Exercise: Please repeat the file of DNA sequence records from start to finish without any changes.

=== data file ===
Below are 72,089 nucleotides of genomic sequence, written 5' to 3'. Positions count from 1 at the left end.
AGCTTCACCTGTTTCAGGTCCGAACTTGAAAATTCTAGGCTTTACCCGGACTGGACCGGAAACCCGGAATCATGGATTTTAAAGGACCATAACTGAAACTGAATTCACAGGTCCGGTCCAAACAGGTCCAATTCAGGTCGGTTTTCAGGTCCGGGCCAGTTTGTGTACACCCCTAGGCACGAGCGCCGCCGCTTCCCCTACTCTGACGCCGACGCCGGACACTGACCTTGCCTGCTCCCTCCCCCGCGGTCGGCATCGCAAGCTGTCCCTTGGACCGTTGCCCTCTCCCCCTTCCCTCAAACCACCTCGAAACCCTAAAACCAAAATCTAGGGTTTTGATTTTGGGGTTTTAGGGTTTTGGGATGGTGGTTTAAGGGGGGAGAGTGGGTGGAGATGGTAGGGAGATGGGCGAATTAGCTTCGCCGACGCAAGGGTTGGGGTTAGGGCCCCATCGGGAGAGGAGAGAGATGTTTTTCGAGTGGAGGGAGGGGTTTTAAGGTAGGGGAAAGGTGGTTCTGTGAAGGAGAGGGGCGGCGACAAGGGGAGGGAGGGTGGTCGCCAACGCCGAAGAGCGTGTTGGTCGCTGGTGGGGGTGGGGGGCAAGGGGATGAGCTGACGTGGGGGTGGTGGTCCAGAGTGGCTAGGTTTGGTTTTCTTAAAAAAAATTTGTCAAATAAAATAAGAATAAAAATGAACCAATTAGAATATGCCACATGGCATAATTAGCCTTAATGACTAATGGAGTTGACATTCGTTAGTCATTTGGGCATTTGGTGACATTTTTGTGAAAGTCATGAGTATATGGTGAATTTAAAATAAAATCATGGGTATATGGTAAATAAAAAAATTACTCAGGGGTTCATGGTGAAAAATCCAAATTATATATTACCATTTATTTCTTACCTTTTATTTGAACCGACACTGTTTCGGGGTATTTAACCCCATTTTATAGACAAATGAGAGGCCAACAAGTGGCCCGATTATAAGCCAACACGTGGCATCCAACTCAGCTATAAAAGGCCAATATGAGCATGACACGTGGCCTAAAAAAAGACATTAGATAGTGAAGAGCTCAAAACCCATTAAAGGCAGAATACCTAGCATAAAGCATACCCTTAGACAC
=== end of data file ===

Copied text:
Below are 72,089 nucleotides of genomic sequence, written 5' to 3'. Positions count from 1 at the left end.
AGCTTCACCTGTTTCAGGTCCGAACTTGAAAATTCTAGGCTTTACCCGGACTGGACCGGAAACCCGGAATCATGGATTTTAAAGGACCATAACTGAAACTGAATTCACAGGTCCGGTCCAAACAGGTCCAATTCAGGTCGGTTTTCAGGTCCGGGCCAGTTTGTGTACACCCCTAGGCACGAGCGCCGCCGCTTCCCCTACTCTGACGCCGACGCCGGACACTGACCTTGCCTGCTCCCTCCCCCGCGGTCGGCATCGCAAGCTGTCCCTTGGACCGTTGCCCTCTCCCCCTTCCCTCAAACCACCTCGAAACCCTAAAACCAAAATCTAGGGTTTTGATTTTGGGGTTTTAGGGTTTTGGGATGGTGGTTTAAGGGGGGAGAGTGGGTGGAGATGGTAGGGAGATGGGCGAATTAGCTTCGCCGACGCAAGGGTTGGGGTTAGGGCCCCATCGGGAGAGGAGAGAGATGTTTTTCGAGTGGAGGGAGGGGTTTTAAGGTAGGGGAAAGGTGGTTCTGTGAAGGAGAGGGGCGGCGACAAGGGGAGGGAGGGTGGTCGCCAACGCCGAAGAGCGTGTTGGTCGCTGGTGGGGGTGGGGGGCAAGGGGATGAGCTGACGTGGGGGTGGTGGTCCAGAGTGGCTAGGTTTGGTTTTCTTAAAAAAAATTTGTCAAATAAAATAAGAATAAAAATGAACCAATTAGAATATGCCACATGGCATAATTAGCCTTAATGACTAATGGAGTTGACATTCGTTAGTCATTTGGGCATTTGGTGACATTTTTGTGAAAGTCATGAGTATATGGTGAATTTAAAATAAAATCATGGGTATATGGTAAATAAAAAAATTACTCAGGGGTTCATGGTGAAAAATCCAAATTATATATTACCATTTATTTCTTACCTTTTATTTGAACCGACACTGTTTCGGGGTATTTAACCCCATTTTATAGACAAATGAGAGGCCAACAAGTGGCCCGATTATAAGCCAACACGTGGCATCCAACTCAGCTATAAAAGGCCAATATGAGCATGACACGTGGCCTAAAAAAAGACATTAGATAGTGAAGAGCTCAAAACCCATTAAAGGCAGAATACCTAGCATAAAGCATACCCTTAGACAC